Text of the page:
Something we hear a lot is that news is delivered with a slant. Whether that be local or national television or social media, opinions and misinformation often spread as fact without the tools viewers and readers need to figure out what’s authentic and what’s bogus.
So, this week – Denver7 and its parent company, Scripps, are producing stories in partnership with local schools. Our goal is to work with students in identifying an important issue that matters to them and help students decipher fact from fiction. After all, we want to inform — not influence.
As part of the Scripps mission to do well by doing good, the company is committed to not only raising awareness that news literacy is a basic life skill and essential to a healthy democracy, but also equipping the public with tips and tools to become news-literate.
National News Literacy Week was created by Scripps leadership as a way to do just that – in creating a news-literate generation capable of spotting misinformation and preventing others from spreading it.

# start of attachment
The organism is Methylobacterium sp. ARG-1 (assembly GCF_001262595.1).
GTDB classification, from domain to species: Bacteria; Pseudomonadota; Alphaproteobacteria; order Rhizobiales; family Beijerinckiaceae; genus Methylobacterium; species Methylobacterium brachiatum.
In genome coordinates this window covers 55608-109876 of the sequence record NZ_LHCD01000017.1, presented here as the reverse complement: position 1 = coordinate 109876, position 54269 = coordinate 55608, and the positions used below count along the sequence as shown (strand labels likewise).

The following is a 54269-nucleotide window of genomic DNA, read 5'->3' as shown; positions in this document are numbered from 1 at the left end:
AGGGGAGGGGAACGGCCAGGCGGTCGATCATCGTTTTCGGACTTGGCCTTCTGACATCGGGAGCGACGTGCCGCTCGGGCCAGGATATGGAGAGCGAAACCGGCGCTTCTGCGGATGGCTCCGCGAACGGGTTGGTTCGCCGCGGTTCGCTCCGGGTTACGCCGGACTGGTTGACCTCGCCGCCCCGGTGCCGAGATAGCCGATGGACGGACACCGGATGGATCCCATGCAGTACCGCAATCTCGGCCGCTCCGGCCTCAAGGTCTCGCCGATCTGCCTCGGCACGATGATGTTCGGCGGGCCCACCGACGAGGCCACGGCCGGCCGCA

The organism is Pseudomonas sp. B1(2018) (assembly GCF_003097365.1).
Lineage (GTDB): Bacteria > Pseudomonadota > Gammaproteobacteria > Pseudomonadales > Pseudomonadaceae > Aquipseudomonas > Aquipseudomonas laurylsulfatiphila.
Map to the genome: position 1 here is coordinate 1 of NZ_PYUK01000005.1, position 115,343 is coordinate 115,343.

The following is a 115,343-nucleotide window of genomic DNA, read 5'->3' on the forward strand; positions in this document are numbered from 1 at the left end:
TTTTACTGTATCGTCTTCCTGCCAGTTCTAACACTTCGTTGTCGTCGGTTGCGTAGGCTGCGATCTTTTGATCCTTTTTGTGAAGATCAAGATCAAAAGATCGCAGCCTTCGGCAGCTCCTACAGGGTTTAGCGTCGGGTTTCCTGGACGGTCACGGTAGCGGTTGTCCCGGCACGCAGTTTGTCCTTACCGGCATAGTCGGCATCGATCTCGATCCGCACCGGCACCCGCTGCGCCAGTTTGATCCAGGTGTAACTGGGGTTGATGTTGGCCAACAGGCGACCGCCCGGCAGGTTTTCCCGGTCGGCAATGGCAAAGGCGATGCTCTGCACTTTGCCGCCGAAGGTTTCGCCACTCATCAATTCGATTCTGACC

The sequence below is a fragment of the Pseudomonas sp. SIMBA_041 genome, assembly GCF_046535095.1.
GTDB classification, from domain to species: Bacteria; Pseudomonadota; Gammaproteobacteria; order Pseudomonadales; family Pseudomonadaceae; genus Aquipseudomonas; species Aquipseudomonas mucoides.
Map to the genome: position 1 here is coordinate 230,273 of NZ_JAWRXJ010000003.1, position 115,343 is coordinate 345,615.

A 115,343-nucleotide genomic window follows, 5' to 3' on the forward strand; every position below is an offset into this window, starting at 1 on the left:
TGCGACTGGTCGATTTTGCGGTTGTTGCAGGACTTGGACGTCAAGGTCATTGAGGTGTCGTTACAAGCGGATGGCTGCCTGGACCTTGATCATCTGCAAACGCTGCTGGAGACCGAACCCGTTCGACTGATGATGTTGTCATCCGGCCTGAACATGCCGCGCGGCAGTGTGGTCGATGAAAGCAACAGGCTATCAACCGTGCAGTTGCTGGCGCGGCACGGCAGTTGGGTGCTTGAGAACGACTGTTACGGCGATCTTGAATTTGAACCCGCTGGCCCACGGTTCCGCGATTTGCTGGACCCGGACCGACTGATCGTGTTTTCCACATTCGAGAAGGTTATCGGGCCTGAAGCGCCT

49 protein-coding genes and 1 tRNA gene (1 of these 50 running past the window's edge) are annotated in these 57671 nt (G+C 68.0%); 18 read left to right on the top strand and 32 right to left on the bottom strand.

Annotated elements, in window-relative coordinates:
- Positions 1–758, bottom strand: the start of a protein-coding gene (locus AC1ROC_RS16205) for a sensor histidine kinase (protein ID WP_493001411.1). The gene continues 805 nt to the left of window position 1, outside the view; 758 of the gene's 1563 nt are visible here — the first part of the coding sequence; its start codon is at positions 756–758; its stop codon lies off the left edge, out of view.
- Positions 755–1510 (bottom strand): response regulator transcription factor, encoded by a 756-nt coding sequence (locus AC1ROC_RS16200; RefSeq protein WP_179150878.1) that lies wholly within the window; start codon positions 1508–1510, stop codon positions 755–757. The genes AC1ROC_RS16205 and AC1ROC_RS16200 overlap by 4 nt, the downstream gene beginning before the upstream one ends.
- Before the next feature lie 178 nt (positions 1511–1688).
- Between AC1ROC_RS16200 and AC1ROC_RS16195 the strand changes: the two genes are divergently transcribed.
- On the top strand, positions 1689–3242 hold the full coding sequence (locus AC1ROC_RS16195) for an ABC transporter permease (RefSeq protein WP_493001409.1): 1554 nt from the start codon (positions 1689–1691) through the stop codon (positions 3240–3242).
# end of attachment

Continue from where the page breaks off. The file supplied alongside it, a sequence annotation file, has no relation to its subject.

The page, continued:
As part of the project, Denver7 is highlighting the work Thomas Jefferson High School students are doing on mental health, an issue important to their community. The message from students to their peers: 'Everyday is a new day.'
Denver7 is proud to share how these students are working to combat the stigma around mental health to improve the well being of others.
On Monday, Jan. 27, Scripps TV stations around the country, as well as Scripps’ National Media brands, will premiere stories produced in collaboration with local schools on topics of importance to our community. The nationwide premiere of the stories will highlight high school-produced journalism.
Denver7 is working with Thomas Jefferson High School on the project. Look for those stories Monday night at 5 p.m. and 6 p.m. on Denver7.